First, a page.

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Kojima Productions, Tetsuya Mizuguchi, and thatgamecompany are part of this show that makes its world premiere in Singapore. Photo: Marina Bay Sands

Tech Talk: Can Gaming Be Art? New ArtScience Museum Show Gives A Playful "Yes!"

Contemporary art can be a little baffling sometimes.

I'm talking about artwork that comes with detailed intellectual explanations about the exploration of the human psyche and different aspects of the human condition - and it's just scribbles on a piece of paper that looks like the scrap paper in the stationery section of Popular bookstore for you to test the pens. 

I’ve got to admit – most times at an art gallery, you’ll find me staring blankly at a piece of contemporary art, trying to will my brain to magically understand the deep symbolism behind it. (If you're like me, read our piece on "Don't Be Afraid Of Contemporary Art: Just Observe It And Feel".)

Anyway, this is why my excitement was palpable when I learnt that a new exhibition entitled "Virtual Realms: Videogames Transformed" would be making its world premiere at the ArtScience Museum on 12 Jun. Wait, what? What! Video games? Something I could actually relate to?!

The premise of "Virtual Realms" seemed quite top-level and cheem initially, but I realised it was for good reason.

If you really think about it, a video game is an interactive art form. Instead of a canvas, developers bring to life characters, stories, illustrations, and music within a digital space. And we, the players, are able to experience what the developers envision. Now I’m the one sounding cheem, but think about the most memorable video games you’ve played before and you'll see what I mean.

With an open mind, this gamer went to the exhibition and ended up having way more fun than he expected. Just like playing video games, you’ll be able to interact with the exhibits. Who knew the worlds of contemporary art and video games could blend so well together?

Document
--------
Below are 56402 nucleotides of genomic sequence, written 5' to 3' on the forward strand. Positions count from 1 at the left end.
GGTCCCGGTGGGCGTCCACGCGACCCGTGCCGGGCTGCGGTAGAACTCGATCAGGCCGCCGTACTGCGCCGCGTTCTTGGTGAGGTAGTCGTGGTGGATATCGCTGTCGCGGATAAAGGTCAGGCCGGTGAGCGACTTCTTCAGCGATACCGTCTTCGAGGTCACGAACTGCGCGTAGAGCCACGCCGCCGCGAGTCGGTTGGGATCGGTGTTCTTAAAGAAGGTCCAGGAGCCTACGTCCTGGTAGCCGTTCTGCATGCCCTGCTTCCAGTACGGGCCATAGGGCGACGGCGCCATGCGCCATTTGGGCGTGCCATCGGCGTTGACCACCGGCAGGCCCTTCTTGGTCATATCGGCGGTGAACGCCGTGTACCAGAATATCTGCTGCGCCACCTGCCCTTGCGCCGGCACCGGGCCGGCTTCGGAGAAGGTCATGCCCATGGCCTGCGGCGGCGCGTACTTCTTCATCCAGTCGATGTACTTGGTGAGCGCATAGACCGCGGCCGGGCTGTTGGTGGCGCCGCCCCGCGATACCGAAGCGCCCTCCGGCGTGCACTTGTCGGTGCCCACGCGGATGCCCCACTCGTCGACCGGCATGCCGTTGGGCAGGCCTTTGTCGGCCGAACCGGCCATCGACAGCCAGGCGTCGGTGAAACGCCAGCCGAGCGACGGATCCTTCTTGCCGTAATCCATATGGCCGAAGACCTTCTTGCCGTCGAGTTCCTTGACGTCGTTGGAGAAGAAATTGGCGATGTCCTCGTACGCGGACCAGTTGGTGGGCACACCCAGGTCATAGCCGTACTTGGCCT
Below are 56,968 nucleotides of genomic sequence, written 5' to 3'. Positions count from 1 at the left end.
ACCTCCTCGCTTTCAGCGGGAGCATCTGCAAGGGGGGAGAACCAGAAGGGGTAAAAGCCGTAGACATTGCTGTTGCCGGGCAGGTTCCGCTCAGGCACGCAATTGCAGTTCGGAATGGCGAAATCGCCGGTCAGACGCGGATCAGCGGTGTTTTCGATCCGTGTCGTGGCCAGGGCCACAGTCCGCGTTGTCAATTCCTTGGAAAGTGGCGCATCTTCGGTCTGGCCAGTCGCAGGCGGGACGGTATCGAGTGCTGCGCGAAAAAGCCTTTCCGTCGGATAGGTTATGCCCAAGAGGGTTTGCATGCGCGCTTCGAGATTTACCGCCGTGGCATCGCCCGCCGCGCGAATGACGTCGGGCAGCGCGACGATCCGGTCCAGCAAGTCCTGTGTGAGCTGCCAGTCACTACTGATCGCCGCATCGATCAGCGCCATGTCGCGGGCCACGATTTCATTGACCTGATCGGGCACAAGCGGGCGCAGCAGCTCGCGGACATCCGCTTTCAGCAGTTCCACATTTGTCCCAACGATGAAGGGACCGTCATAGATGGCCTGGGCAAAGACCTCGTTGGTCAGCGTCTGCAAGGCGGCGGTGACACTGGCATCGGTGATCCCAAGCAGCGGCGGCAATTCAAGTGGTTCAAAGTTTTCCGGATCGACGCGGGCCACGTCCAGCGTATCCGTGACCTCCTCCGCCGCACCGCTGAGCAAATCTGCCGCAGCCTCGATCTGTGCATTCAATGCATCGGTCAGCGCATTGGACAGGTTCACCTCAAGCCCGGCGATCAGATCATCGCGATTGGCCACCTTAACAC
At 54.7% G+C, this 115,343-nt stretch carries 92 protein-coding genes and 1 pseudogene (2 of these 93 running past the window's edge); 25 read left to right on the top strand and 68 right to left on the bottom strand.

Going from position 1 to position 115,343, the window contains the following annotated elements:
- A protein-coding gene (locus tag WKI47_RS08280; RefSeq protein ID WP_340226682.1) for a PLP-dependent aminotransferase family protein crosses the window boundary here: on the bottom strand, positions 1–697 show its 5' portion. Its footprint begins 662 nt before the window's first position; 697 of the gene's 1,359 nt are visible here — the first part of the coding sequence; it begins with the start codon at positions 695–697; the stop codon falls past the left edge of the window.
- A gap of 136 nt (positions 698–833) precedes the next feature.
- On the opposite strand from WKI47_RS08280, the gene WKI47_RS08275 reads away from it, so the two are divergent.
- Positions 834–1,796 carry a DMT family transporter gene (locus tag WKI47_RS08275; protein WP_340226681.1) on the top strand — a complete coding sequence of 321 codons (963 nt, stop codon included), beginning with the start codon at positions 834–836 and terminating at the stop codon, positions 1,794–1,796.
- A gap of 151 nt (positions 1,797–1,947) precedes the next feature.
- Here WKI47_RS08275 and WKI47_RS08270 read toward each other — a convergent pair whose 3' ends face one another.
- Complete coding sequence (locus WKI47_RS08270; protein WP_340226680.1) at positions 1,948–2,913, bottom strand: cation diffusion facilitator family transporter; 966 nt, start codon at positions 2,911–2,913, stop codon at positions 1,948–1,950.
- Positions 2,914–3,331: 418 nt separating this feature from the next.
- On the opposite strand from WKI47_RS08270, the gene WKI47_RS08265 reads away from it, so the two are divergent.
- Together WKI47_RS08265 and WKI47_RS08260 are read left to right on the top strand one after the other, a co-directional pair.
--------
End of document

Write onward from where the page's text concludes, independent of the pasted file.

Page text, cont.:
Gaming + physical activity + brain work + thought-provoking concepts + big "wow" factor. Now, this is a show that has certainly levelled up.

Here, we give you a sampler of the six sections you'll encounter in "Virtual Realms: Videogames Transformed":

Photo: Marina Bay Sands

1. Synesthesia – Rezonance, 2021
Inspired by Tetsuya Mizuguchi’s "Rez Infinite"

You might be familiar with the word “Synesthesia” if you’ve played the psychedelic music rail shooting game "Rez Infinite".

This first section feels like a music composer’s dream game. You walk about holding these white balls that vibrate and produce sound and music from "Rez Infinte". With three other visitors, you move about the space, co-creating pitches, tempos and rhythms that are controlled as you lift or lower the ball.

The music gets stronger as you come together. And that’s only the first part of the "game" in this section – later on, you can use the balls to interact with light projections on the floor and create more soundscapes.

It's a feast for the eyes and the ears (and you get to release your inner dancer).

Photo: Marina Bay Sands

2. Unity – Together, the distance between (us), 2021
Inspired by thatgamecompany’s "Sky: Children of the Light"

As with "Sky: Children of the Light" (a great game to play with friends), you need to go multiplayer to really enjoy this space.

Your movement in the room will trigger the lights from the circular rings above as well as sounds and music from the game. Stand together in a ring with the other visitors close to the middle and watch the magic happen.

"Sky: Children of the Light" was built on the premise of a “social adventure” with loved ones and this interactive experience certainly pays homage to that.